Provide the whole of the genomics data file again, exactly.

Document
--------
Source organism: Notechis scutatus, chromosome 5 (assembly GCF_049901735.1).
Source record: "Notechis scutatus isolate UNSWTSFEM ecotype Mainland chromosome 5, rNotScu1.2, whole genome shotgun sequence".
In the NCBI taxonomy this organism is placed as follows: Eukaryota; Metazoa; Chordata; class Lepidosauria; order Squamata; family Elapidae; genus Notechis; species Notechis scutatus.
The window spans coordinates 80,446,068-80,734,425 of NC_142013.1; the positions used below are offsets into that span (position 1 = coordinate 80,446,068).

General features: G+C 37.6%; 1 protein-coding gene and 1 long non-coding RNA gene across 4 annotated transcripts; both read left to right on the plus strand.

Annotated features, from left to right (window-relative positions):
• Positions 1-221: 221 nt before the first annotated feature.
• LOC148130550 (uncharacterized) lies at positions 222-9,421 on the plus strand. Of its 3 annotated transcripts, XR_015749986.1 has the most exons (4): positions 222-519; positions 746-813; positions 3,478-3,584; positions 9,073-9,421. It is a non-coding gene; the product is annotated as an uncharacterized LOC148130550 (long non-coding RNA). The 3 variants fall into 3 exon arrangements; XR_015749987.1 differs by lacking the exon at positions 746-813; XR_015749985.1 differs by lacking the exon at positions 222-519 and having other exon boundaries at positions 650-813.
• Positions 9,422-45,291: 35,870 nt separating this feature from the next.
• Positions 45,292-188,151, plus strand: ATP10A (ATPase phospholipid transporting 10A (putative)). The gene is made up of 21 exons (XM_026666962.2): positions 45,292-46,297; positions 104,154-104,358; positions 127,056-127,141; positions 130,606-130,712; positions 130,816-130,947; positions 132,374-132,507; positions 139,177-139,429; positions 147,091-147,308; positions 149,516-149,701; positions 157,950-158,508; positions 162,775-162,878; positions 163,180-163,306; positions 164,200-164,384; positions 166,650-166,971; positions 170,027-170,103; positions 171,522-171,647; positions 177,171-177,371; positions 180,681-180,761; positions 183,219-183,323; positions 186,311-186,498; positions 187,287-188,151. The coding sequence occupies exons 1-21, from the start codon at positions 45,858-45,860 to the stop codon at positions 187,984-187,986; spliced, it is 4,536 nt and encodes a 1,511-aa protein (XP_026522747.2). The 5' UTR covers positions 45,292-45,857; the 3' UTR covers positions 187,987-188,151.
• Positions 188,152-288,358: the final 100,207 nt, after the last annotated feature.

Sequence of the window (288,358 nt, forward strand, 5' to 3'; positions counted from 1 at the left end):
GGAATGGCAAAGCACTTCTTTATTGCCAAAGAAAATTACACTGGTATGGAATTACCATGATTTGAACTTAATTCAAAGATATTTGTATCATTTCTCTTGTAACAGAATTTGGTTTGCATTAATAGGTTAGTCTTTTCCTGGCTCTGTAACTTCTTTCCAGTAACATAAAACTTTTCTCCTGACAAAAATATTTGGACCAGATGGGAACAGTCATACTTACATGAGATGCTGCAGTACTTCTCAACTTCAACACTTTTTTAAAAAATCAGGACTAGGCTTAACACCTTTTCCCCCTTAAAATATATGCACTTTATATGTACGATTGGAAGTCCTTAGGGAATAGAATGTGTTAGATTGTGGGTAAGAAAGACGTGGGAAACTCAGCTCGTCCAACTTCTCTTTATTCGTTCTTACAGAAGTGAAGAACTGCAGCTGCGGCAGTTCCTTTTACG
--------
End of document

Source organism: Notechis scutatus, chromosome 5 (assembly GCF_049901735.1).
Source record: "Notechis scutatus isolate UNSWTSFEM ecotype Mainland chromosome 5, rNotScu1.2, whole genome shotgun sequence".
In the NCBI taxonomy this organism is placed as follows: Eukaryota; Metazoa; Chordata; class Lepidosauria; order Squamata; family Elapidae; genus Notechis; species Notechis scutatus.
The window spans coordinates 80,446,068-80,734,425 of NC_142013.1; the positions used below are offsets into that span (position 1 = coordinate 80,446,068).

General features: G+C 37.6%; 1 protein-coding gene and 1 long non-coding RNA gene across 4 annotated transcripts; both read left to right on the plus strand.

Annotated features, from left to right (window-relative positions):
• Positions 1-221: 221 nt before the first annotated feature.
• LOC148130550 (uncharacterized) lies at positions 222-9,421 on the plus strand. Of its 3 annotated transcripts, XR_015749986.1 has the most exons (4): positions 222-519; positions 746-813; positions 3,478-3,584; positions 9,073-9,421. It is a non-coding gene; the product is annotated as an uncharacterized LOC148130550 (long non-coding RNA). The 3 variants fall into 3 exon arrangements; XR_015749987.1 differs by lacking the exon at positions 746-813; XR_015749985.1 differs by lacking the exon at positions 222-519 and having other exon boundaries at positions 650-813.
• Positions 9,422-45,291: 35,870 nt separating this feature from the next.
• Positions 45,292-188,151, plus strand: ATP10A (ATPase phospholipid transporting 10A (putative)). The gene is made up of 21 exons (XM_026666962.2): positions 45,292-46,297; positions 104,154-104,358; positions 127,056-127,141; positions 130,606-130,712; positions 130,816-130,947; positions 132,374-132,507; positions 139,177-139,429; positions 147,091-147,308; positions 149,516-149,701; positions 157,950-158,508; positions 162,775-162,878; positions 163,180-163,306; positions 164,200-164,384; positions 166,650-166,971; positions 170,027-170,103; positions 171,522-171,647; positions 177,171-177,371; positions 180,681-180,761; positions 183,219-183,323; positions 186,311-186,498; positions 187,287-188,151. The coding sequence occupies exons 1-21, from the start codon at positions 45,858-45,860 to the stop codon at positions 187,984-187,986; spliced, it is 4,536 nt and encodes a 1,511-aa protein (XP_026522747.2). The 5' UTR covers positions 45,292-45,857; the 3' UTR covers positions 187,987-188,151.
• Positions 188,152-288,358: the final 100,207 nt, after the last annotated feature.

Sequence of the window (288,358 nt, forward strand, 5' to 3'; positions counted from 1 at the left end):
GGAATGGCAAAGCACTTCTTTATTGCCAAAGAAAATTACACTGGTATGGAATTACCATGATTTGAACTTAATTCAAAGATATTTGTATCATTTCTCTTGTAACAGAATTTGGTTTGCATTAATAGGTTAGTCTTTTCCTGGCTCTGTAACTTCTTTCCAGTAACATAAAACTTTTCTCCTGACAAAAATATTTGGACCAGATGGGAACAGTCATACTTACATGAGATGCTGCAGTACTTCTCAACTTCAACACTTTTTTAAAAAATCAGGACTAGGCTTAACACCTTTTCCCCCTTAAAATATATGCACTTTATATGTACGATTGGAAGTCCTTAGGGAATAGAATGTGTTAGATTGTGGGTAAGAAAGACGTGGGAAACTCAGCTCGTCCAACTTCTCTTTATTCGTTCTTACAGAAGTGAAGAACTGCAGCTGCGGCAGTTCCTTTTACG